Beyond the Shaman’s Cure

I staggered down the street away from the shaman with the roll of parchment under my arm.  “The only chance in the whole village, and he does nothing but give me a map,” I thought.  It was already two weeks since I felt wrong.  I should have gone then, but I thought I would get over it.

I could not even explain what ‘felt wrong’ meant.  Something was wrong with my vision, and I had a headache.  I staggered instead of walked, my feet wide apart for balance.  The ground seemed to vibrate and sway under me, yet no one else in the village seemed to notice.

I realized that I had walked past my own house with its bright blue door as I tried to recall the shaman’s words.  I turned back and thought, “What did he say about my leaving the village?”  It had something to do with the moon and the harvest, and something about his reputation.  And something about tomorrow.

I looked up and found myself right back at the shaman’s door, the faded red stain and its bundle of bones tied with string and hung on a nail.  I had walked right past my house again without noticing.  I turned and hurried away in case he came out and saw me in the street.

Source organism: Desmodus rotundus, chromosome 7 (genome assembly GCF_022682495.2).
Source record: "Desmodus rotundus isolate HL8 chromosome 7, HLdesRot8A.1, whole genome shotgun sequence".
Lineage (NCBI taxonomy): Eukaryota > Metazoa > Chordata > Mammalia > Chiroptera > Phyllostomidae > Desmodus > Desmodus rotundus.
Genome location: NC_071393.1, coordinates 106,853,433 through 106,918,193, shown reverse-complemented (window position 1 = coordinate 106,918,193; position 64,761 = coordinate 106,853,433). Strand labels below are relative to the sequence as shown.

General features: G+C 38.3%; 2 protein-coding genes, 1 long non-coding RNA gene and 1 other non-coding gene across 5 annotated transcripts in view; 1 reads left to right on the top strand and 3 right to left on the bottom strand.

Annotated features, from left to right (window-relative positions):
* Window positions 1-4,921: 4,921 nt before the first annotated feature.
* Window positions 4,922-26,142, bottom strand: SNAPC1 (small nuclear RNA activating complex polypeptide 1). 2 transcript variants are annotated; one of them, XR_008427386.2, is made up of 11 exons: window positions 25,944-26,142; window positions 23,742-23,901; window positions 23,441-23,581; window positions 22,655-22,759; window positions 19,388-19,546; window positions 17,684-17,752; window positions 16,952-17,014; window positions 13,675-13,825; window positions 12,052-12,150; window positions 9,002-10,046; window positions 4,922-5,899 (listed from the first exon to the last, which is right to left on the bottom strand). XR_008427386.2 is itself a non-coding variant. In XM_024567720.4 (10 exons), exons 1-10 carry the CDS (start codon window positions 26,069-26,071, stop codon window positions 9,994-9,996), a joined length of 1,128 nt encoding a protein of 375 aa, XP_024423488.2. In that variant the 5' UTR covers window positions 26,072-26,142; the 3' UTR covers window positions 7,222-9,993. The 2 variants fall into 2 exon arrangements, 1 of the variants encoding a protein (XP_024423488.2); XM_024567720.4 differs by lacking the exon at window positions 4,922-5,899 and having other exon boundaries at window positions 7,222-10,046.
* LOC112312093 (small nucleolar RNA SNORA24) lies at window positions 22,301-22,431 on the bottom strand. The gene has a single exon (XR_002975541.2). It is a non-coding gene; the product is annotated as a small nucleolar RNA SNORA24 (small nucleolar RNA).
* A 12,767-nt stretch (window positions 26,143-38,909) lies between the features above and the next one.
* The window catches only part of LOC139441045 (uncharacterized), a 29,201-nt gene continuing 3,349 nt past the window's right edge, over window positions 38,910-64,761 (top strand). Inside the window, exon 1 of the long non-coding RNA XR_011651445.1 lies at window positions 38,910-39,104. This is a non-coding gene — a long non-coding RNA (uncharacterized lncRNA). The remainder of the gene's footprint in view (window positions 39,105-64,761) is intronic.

When I made my way home and closed the door behind me, I looked around the house.  I squinted in the bright sunlight that leaked between the sticks and boards of its four walls.  The soft chittering of creatures in the palm frond ceiling felt comforting and familiar, and I relaxed my shoulders with a sigh of relief. I let thoughts of the shaman drift through my mind, and tried to catch the meaning of his words.

Not so long ago, the shaman poked & prodded me with his strange traditional instruments, never explaining what they were, how they worked, or what they told him about me.  At one point, his breath hissed sharply as if I stepped on his foot.  “You haven’t stopped by to see me in a while, have you?”

“The last time you said I wouldn’t need to, remember?” I said.  “I had that rash on my hands and feet, and you said the spots would go away.  They did, so didn’t come back.  Was that wrong?”

He shook his head.  “No, nothing I could do anyway,” he said.  “And that first spot went away?”

“What spot?” I asked.  I rolled up my sleeve and glanced at all the bumps, scratches and cuts I collect during my days in the fields.  “Which one?  I get a hundred every day.”  I looked at his smooth arms that never held a hoe or a shovel.

“That big open sore across your finger,” he said.  “It was a big mess, what I call a chancre, remember?”

I cringed at the memory of the oozing sore.  “That was long ago, months ago,” I said.  I looked at my hands, unable to remember which finger had suffered.  “It didn’t hurt, didn’t itch, it just looked gross.”